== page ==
The US Secretary of State’s ultimatum to President Ashraf Ghani underscored a blatant disregard for democracy in Afghanistan.

By sending Afghanistan President Ashraf Ghani a letter outlining US “intentions” for creating drastic changes in the country, “updating” him on where America stands and “urging” him to show leadership by accepting it, US Secretary of State Antony Blinken is in fact behaving as a neo-colonial ruler dictating terms to an elected president.

The letter, leaked to Tolo News and went viral on Sunday, came together with an eight-page draft “Afghanistan Peace Agreement” proposing amongst other things a transitional government. It outlined that the UN is to convene a meeting of foreign ministers of Russia, China, Pakistan, Iran, India, and a separate senior-level meeting in Turkey to finalise the peace agreement.

It was a stark reminder of the Bonn Conference which designated an interim government led by Hamed Karzai. But at least at Bonn, wide consultations had taken place beforehand. Also at Bonn and during the past twenty years, the international community has underscored all actions to be “Afghan-led” and “Afghan-owned”.

This letter is devoid of that hallmark.

Blinken’s letter is seen by some as displaying US “naivete”. Bringing other countries in for cover doesn’t change the fact that Blinken and US special envoy Zalmay Khalilzad “are empowering the Taliban in Afghanistan,” says former Defense Department official Michael Rubin.

Although the Americans have frequently influenced the outcome of elections in Afghanistan since 2001, this latest move seems blatantly patronising.

It displays a total disregard for democratic processes and institutions that have been the only success story in Afghanistan in the past 20 years, a journalist in Kabul told me.

“The tone, prescriptive nature and the context of the letter is disturbing,” tweeted Kawun Kakar, an advocate in Kabul.

The Afghanistan Peace Agreement proposes power sharing with the Taliban and a brand new constitution with increased Islamic oversight, an Islamic Jurisprudence Council with a right to veto over all other laws, and additional unelected Taliban members in parliament.

These changes would empower the Taliban to dominate the state through blocking and vetoing all decisions. Ironically, this would create a set up not too dissimilar to Iran’s theocratic structure which the US criticises.

Ulterior motives?

Ghani is understandably furious and some argue Blinken’s plan is primarily aimed at dislodging him as he has disagreed with Khalilzad all along.

There is also general criticism of Ghani’s government slowing the process of peace, monopolising power, and being ineffective with rampant corruption. Ghani rejects these accusations, but they are frequently levelled by Afghan analysts.

“The only route to change of government is through elections,” said Ghani in a speech to parliament. “Anyone can write their ideas on a piece of paper, they’ve done so before, they’re doing it now, and will continue to do it in the future,” he said smiling. “But there will be no deals.”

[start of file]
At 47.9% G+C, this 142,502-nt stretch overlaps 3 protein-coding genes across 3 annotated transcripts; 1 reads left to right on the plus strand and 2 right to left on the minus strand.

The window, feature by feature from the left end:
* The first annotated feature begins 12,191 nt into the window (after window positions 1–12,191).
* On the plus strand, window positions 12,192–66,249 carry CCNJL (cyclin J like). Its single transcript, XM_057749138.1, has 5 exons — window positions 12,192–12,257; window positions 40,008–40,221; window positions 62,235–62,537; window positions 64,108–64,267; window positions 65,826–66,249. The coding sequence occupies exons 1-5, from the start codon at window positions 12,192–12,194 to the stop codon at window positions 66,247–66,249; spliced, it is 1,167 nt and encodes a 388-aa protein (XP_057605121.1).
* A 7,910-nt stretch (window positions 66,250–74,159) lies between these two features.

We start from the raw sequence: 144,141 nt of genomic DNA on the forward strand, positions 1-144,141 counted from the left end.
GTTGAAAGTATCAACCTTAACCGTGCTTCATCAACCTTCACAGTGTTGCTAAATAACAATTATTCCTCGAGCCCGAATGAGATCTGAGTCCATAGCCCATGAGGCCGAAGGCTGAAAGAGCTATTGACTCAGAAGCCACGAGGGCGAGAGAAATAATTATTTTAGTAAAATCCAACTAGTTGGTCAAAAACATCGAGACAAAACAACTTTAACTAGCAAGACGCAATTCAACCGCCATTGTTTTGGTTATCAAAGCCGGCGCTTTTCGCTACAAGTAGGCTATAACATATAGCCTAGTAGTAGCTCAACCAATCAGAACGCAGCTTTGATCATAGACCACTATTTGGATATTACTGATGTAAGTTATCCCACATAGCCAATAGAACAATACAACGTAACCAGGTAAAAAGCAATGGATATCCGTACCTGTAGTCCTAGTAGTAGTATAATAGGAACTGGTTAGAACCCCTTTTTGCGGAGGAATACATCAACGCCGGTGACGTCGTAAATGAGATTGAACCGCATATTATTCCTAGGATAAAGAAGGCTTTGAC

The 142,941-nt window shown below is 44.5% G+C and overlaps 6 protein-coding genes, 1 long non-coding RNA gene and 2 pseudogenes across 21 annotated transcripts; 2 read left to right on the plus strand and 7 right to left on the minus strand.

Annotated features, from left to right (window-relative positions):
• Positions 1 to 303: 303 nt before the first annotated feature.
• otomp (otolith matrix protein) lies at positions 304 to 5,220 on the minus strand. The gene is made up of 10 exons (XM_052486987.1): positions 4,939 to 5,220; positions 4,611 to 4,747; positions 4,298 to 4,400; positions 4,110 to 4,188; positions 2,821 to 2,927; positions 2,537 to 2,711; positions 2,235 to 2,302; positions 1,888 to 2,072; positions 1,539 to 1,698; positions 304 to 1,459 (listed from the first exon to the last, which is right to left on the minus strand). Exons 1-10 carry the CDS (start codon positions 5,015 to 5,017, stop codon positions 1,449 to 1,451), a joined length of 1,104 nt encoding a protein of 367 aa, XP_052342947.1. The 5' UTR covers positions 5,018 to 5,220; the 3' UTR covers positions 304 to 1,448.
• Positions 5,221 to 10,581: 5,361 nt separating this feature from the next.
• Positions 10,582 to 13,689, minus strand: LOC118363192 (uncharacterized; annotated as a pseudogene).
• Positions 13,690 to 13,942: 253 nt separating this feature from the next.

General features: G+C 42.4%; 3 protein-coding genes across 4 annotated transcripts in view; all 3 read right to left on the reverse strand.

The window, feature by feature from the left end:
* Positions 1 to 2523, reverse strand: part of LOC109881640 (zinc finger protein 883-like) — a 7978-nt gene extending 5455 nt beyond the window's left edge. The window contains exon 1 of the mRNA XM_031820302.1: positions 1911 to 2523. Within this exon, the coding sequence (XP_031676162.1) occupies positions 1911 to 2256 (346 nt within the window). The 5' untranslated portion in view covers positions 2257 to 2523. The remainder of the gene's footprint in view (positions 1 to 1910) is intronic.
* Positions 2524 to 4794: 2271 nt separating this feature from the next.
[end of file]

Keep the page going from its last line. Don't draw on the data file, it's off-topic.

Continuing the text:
Dr Abdullah Abdullah, head of the High Council for National Reconciliation, had a more tempered response to the letter. He agreed that peace was essential but stressed the importance of elections, in effect rejecting the idea of a transitional government.

Sending the letter to both politicians could provide Blinken with an option. If Ghani disagrees, then perhaps Abdullah could be asked to take the upper hand. Yet playing them against each other would only create further tension.

Blinken’s priority is understandably US national interests and by proposing a revised “90-day Reduction-in-Violence,” he is buying time to give US President Joe Biden a justification to keep roughly 2,500 American troops in Afghanistan.

“They [Americans] have the right to decide on 2,500 US soldiers and sign deals with the Taliban as they please,” said Vice President Amrullah Saleh. “But it is also our right to make decisions about 35 million people of Afghanistan not based on anyone else’s calendar,” he said.

In the region too, Blinken’s roadmap would be seen as a way of thwarting plans by Iran and Russia while testing the ground for their cooperation. Russia has already separately invited all parties to Moscow for talks within the next nine days.

Blinken may have several good reasons for urging parties to move on, and no one would disagree with speeding up peace in Afghanistan.

Whatever the motives, Blinken cannot whitewash the fact that he is rewarding the Taliban with more power and status when they should in fact be held to account for gruesome violence.

As the top diplomat of an administration that prides itself on democratic standards, the Secretary of State doesn’t seem to be acting within international norms when he issues ultimatums to a head of state.

“I am making this clear to you so you understand the urgency of my tone,” he ends his letter to Ghani.

That tone certainly sounds wrong and the proposal would probably backfire if it is not built on consensus.

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